26 Facts About IRC


IRC is designed for group communication in discussion forums, called channels, but allows one-on-one communication via private messages as well as chat and data transfer, including file sharing.

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IRC usage has been declining steadily since 2003, losing 60 percent of its users.

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IRC was created by Jarkko Oikarinen in August 1988 to replace a program called MUT on a BBS called OuluBox at the University of Oulu in Finland, where he was working at the Department of Information Processing Science.

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The first IRC network was running on a single server named tolsun.

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IRC then grew larger and got used on the entire Finnish national network—FUNET—and then connected to Nordunet, the Scandinavian branch of the Internet.

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In November 1988, IRC had spread across the Internet and in the middle of 1989, there were some 40 servers worldwide.

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Around that time IRC was used to report on the 1991 Soviet coup d'etat attempt throughout a media blackout.

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Largest IRC networks have traditionally been grouped as the "Big Four"—a designation for networks that top the statistics.

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The Big Four networks change periodically, but due to the community nature of IRC there are a large number of other networks for users to choose from.

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IRC reached 6 million simultaneous users in 2001 and 10 million users in 2003, dropping to 371k in 2018.

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Top 100 IRC networks have around 228k users connected at peak hours.

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IRC is an open protocol that uses TCP and, optionally, TLS.

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Standard structure of a network of IRC servers is a tree.

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In early implementations of IRC this had to be hard-coded in the client but there is a de facto standard extension to the protocol called ISUPPORT that sends this information to the client at connect time using numeric 005.

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RFC 1459 claims that IRC operators are "a necessary evil" to keep a clean state of the network, and as such they need to be able to disconnect and reconnect servers.

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Additionally, to prevent malicious users or even harmful automated programs from entering IRC, IRC operators are usually allowed to disconnect clients and completely ban IP addresses or complete subnets.

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Issues in the original design of IRC were the amount of shared state data being a limitation on its scalability, the absence of unique user identifications leading to the nickname collision problem, lack of protection from netsplits by means of cyclic routing, the trade-off in scalability for the sake of real-time user presence information, protocol weaknesses providing a platform for abuse, no transparent and optimizable message passing, and no encryption.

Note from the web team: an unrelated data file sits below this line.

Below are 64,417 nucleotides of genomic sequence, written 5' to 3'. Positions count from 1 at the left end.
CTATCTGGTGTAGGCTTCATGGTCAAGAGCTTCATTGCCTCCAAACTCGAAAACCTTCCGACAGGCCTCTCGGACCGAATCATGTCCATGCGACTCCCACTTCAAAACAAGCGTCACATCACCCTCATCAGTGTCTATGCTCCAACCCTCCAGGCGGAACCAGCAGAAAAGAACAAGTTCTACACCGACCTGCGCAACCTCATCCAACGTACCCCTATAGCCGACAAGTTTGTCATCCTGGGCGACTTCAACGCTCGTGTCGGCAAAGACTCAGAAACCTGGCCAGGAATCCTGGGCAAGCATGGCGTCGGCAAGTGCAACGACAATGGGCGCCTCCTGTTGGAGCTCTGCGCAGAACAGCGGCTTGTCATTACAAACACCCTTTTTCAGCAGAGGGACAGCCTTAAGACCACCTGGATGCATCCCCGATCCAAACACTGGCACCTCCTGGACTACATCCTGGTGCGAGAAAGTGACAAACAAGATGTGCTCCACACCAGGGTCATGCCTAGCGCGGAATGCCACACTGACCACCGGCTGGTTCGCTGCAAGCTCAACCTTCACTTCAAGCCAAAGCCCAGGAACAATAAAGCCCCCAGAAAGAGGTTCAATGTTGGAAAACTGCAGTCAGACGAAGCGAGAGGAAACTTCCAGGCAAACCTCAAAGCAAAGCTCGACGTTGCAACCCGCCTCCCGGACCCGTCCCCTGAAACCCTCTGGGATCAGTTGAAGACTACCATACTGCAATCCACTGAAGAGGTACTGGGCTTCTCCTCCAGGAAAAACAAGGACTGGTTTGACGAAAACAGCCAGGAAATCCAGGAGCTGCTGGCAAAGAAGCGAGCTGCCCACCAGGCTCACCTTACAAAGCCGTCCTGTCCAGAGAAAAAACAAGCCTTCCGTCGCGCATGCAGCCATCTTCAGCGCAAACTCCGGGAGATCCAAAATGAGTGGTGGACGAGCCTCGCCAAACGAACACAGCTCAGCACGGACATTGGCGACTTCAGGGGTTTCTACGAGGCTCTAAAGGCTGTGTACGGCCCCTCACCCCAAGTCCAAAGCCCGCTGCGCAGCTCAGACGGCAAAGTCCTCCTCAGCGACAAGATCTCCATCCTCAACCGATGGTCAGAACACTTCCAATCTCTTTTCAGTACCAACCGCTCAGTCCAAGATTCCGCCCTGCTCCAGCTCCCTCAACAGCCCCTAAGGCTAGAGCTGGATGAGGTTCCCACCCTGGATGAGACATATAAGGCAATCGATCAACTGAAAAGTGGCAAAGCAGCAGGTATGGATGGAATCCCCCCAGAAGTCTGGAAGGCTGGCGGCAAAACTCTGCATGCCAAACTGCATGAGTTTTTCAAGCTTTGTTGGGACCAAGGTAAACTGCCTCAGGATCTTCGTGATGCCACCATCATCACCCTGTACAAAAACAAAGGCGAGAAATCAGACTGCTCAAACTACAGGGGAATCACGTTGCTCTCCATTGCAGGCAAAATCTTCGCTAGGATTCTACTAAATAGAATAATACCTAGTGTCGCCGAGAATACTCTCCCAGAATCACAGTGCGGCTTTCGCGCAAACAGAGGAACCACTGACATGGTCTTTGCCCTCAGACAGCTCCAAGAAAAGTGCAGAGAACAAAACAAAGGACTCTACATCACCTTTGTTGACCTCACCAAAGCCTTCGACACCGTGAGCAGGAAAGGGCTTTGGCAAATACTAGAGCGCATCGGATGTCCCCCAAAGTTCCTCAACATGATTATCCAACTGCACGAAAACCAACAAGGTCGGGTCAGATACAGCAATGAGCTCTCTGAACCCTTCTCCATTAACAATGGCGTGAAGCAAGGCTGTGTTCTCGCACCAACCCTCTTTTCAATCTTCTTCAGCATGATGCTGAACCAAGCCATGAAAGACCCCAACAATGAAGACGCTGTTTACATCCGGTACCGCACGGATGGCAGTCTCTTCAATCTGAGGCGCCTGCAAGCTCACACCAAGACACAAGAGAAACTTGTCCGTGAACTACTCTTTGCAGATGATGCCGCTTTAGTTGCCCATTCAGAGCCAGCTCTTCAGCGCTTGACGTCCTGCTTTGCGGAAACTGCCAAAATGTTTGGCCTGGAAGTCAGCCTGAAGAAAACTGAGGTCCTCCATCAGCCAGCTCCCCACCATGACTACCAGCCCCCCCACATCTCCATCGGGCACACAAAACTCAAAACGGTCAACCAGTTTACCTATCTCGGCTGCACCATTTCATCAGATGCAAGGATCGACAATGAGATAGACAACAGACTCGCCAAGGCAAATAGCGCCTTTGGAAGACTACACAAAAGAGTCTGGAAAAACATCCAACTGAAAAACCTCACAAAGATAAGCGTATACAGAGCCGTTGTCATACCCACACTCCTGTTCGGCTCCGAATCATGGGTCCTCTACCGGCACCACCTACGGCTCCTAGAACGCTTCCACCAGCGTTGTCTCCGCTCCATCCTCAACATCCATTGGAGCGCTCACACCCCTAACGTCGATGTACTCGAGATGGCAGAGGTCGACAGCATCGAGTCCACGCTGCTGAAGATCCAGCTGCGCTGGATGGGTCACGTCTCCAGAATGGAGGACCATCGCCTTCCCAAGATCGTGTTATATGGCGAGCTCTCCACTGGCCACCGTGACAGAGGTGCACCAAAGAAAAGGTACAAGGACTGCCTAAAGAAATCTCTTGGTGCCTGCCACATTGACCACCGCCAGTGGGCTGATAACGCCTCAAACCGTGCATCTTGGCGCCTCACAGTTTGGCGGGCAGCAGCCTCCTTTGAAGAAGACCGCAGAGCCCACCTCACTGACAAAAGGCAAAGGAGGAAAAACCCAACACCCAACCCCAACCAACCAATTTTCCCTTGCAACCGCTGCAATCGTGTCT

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IRC served as an early laboratory for many kinds of Internet attacks, such as using fake ICMP unreachable messages to break TCP-based IRC connections to annoy users or facilitate takeovers.

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Apart from causing problems within IRC, this encouraged people to conduct denial-of-service attacks against IRC servers in order to cause netsplits, which they would then abuse.

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Typical use of bots in IRC is to provide IRC services or specific functionality within a channel such as to host a chat-based game or provide notifications of external events.

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However, some IRC bots are used to launch malicious attacks such as denial of service, spamming, or exploitation.

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The purpose is to maintain a connection to an IRC server, acting as a relay between the server and client, or simply to act as a proxy.

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IRC still lacks a single globally accepted standard convention for how to transmit characters outside the 7-bit ASCII repertoire.

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In practice, IRC channels have largely used the same character encodings that were used by operating systems in the respective language communities:.

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Technically, IRC provides no file transfer mechanisms itself; file sharing is implemented by IRC clients, typically using the Direct Client-to-Client protocol, in which file transfers are negotiated through the exchange of private messages between clients.

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The vast majority of IRC clients feature support for DCC file transfers, hence the view that file sharing is an integral feature of IRC.

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